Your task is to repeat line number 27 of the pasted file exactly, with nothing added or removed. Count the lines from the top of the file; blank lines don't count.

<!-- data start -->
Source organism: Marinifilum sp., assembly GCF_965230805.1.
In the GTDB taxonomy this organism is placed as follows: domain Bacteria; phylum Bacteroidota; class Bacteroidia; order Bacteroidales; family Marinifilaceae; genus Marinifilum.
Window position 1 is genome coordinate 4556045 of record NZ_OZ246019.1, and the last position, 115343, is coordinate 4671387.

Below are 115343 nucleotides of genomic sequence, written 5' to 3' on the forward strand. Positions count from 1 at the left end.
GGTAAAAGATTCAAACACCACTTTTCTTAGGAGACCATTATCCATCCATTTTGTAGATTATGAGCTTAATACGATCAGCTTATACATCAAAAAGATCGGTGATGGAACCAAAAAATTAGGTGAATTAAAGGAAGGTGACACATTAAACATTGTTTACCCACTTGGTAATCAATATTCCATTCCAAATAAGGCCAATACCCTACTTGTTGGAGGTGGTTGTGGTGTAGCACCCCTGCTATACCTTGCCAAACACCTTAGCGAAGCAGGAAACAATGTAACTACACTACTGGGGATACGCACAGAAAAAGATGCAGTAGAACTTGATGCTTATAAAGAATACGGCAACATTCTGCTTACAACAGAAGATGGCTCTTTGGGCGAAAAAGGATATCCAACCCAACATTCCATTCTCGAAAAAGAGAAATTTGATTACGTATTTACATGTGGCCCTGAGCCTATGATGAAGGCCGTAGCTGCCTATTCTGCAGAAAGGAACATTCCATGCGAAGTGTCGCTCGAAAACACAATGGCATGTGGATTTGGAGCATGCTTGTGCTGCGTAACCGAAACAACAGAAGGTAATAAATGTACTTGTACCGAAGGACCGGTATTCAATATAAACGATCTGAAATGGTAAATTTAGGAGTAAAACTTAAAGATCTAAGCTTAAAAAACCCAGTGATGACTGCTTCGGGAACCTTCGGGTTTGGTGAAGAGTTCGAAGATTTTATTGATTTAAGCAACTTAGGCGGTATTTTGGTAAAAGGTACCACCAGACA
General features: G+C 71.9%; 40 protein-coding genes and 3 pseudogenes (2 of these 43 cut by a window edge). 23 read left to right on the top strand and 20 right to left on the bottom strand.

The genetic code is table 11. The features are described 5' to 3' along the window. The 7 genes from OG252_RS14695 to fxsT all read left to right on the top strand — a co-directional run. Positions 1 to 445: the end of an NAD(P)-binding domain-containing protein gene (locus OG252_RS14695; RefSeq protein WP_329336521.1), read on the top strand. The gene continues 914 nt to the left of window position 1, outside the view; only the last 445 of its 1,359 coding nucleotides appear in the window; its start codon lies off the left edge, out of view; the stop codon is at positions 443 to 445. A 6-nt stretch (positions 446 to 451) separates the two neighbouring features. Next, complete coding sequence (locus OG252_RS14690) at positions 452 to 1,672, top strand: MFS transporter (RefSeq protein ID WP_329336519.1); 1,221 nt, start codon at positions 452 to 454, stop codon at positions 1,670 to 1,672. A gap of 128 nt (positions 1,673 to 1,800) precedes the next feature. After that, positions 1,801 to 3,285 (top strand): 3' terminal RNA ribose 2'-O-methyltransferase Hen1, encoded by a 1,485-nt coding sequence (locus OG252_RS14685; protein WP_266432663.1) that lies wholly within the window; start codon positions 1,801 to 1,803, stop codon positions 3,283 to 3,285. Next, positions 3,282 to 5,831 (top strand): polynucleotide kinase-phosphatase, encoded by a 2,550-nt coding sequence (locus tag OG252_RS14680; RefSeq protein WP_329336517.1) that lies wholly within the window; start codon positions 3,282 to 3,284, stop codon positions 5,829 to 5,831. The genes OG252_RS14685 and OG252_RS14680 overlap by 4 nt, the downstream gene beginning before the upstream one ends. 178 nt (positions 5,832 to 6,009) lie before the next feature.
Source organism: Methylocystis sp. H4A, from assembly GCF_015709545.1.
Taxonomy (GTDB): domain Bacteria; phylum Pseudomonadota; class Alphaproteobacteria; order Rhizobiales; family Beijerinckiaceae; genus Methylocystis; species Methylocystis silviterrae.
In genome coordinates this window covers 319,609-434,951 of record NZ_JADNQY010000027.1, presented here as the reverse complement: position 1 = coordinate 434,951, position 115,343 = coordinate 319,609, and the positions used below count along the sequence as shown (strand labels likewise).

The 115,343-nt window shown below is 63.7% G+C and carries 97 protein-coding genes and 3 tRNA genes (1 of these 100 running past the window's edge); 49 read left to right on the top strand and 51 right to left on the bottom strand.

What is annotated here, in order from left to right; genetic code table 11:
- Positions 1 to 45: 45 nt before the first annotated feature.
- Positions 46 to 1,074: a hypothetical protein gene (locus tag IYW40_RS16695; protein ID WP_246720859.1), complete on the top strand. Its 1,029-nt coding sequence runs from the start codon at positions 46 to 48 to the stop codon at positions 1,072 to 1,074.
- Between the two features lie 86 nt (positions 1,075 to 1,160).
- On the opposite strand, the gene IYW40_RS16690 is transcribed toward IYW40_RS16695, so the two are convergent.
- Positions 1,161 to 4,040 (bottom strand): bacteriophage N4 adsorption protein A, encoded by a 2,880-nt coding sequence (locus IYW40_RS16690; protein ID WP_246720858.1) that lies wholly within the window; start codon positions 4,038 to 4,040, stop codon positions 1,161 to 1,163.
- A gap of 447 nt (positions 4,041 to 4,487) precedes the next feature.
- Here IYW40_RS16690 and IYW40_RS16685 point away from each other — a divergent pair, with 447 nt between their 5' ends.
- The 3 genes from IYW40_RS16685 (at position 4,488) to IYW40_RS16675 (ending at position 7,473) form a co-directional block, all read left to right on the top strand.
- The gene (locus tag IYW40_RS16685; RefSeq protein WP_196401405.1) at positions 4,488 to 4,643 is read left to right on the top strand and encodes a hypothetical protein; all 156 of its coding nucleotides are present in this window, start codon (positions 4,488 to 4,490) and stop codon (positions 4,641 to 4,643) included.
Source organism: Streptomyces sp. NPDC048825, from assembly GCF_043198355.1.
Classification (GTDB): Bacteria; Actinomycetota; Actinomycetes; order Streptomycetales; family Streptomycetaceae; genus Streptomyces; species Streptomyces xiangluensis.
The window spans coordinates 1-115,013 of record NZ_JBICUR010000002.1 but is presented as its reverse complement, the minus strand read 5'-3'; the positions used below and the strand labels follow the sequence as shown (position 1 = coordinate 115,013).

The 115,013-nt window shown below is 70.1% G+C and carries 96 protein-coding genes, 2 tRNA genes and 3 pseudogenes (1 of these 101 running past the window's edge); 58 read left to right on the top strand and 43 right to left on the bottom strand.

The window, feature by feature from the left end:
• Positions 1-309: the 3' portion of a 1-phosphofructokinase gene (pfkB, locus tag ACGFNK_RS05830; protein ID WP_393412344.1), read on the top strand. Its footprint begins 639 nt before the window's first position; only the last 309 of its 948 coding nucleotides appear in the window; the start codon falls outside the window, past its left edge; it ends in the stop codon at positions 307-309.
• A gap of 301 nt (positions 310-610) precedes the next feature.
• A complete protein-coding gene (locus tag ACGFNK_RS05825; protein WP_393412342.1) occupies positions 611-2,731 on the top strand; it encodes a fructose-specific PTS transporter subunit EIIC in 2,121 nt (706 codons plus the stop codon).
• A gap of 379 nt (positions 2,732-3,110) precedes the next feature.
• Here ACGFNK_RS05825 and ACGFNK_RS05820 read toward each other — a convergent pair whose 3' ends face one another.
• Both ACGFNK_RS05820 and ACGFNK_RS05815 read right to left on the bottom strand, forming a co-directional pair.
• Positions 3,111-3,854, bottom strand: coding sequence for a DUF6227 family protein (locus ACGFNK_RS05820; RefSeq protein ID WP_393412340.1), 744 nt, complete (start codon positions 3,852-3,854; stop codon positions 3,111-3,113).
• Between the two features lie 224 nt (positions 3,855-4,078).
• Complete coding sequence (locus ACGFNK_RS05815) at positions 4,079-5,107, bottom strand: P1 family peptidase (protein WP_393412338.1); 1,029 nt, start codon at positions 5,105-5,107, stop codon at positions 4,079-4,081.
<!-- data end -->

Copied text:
• Positions 1-309: the 3' portion of a 1-phosphofructokinase gene (pfkB, locus tag ACGFNK_RS05830; protein ID WP_393412344.1), read on the top strand. Its footprint begins 639 nt before the window's first position; only the last 309 of its 948 coding nucleotides appear in the window; the start codon falls outside the window, past its left edge; it ends in the stop codon at positions 307-309.